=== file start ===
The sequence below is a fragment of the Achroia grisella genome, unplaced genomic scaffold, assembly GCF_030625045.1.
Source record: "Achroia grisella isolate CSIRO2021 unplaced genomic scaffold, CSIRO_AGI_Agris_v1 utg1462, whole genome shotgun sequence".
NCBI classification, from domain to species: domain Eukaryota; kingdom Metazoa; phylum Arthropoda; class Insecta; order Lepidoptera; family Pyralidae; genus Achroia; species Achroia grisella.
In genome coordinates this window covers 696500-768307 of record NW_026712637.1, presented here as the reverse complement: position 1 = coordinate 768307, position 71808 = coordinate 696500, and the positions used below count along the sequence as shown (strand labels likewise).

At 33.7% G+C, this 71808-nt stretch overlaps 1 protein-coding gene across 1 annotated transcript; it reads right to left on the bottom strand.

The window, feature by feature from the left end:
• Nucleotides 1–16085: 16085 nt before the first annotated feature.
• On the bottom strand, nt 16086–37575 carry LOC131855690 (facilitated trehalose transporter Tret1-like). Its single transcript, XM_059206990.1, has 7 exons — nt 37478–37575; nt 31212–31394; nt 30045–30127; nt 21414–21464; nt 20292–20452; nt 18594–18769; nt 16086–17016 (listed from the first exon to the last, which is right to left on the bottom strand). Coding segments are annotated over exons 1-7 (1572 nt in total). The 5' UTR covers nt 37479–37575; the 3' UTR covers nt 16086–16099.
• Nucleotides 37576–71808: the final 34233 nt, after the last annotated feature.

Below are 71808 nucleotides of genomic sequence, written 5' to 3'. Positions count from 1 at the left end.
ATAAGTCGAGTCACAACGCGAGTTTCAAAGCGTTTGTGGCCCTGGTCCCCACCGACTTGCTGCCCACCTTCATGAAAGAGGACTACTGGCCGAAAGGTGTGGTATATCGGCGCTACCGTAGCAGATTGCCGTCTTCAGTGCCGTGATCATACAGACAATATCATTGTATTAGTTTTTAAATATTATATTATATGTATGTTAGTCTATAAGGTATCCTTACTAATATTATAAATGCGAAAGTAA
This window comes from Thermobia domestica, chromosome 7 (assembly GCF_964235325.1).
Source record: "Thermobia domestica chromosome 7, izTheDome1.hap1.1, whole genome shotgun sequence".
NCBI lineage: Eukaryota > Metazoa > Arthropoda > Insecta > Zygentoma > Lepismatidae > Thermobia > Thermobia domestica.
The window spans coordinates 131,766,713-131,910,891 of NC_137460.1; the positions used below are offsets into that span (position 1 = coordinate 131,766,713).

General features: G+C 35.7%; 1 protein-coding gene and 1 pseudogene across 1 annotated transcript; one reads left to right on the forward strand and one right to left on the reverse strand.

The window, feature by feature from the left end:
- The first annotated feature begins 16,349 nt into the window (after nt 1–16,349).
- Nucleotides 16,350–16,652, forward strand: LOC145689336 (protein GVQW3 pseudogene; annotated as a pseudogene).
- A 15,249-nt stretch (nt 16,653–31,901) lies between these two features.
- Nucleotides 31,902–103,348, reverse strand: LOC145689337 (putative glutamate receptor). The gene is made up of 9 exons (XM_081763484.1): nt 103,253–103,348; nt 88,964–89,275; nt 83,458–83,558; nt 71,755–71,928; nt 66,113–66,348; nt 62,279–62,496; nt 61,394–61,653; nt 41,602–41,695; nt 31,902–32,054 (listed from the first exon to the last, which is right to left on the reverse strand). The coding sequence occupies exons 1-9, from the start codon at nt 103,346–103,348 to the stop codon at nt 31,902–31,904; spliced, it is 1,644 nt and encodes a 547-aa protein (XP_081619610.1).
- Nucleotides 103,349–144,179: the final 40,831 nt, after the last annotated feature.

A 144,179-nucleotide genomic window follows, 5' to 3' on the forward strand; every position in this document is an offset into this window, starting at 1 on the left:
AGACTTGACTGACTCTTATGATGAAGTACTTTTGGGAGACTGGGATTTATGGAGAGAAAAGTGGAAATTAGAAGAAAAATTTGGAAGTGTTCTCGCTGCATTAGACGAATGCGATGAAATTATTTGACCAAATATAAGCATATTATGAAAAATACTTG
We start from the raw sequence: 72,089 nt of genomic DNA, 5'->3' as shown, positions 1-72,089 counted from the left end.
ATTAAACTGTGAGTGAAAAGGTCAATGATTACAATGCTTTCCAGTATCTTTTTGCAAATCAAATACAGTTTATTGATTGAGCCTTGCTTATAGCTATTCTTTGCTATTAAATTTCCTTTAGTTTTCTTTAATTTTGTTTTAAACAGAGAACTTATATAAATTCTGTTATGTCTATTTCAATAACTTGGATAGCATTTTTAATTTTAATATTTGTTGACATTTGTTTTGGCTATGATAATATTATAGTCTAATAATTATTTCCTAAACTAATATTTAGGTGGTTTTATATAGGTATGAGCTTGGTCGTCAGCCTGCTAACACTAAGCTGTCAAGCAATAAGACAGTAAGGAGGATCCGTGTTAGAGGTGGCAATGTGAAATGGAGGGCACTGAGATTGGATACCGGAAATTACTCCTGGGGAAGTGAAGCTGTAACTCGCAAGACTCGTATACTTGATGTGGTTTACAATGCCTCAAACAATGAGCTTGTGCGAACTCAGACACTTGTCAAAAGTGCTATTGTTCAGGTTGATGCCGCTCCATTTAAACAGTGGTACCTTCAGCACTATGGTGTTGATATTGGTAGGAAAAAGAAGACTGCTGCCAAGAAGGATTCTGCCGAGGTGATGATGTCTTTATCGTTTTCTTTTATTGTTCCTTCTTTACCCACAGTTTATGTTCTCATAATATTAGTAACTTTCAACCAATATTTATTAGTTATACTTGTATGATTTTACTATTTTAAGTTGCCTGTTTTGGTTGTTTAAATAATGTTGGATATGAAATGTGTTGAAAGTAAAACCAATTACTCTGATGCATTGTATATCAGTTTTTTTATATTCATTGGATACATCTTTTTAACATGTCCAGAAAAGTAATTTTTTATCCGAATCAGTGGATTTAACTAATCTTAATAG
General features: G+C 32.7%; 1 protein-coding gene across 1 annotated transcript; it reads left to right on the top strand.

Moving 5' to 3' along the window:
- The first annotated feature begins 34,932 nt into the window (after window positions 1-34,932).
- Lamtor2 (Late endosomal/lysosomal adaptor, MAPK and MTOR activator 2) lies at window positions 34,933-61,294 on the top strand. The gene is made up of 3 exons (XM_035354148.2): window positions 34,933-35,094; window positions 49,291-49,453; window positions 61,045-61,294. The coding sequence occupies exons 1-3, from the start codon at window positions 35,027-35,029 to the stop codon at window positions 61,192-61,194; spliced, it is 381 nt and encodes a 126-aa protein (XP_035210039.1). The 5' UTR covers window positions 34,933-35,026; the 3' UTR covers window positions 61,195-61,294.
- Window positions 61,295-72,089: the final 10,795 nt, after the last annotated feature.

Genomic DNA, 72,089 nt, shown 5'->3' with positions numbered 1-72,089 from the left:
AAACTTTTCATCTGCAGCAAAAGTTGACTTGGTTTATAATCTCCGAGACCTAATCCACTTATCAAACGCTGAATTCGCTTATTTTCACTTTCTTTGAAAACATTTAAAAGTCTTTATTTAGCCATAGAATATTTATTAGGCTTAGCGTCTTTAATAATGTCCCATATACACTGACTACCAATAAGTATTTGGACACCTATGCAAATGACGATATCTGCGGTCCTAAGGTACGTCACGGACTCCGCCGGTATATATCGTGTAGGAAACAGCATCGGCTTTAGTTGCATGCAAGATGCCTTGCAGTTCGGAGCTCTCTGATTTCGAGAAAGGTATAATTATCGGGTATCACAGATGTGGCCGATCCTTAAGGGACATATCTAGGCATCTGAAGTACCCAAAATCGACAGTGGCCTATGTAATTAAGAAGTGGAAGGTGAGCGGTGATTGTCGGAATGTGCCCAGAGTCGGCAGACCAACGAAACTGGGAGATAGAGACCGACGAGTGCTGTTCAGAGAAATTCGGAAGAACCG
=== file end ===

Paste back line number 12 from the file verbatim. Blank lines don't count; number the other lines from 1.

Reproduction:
This window comes from Thermobia domestica, chromosome 7 (assembly GCF_964235325.1).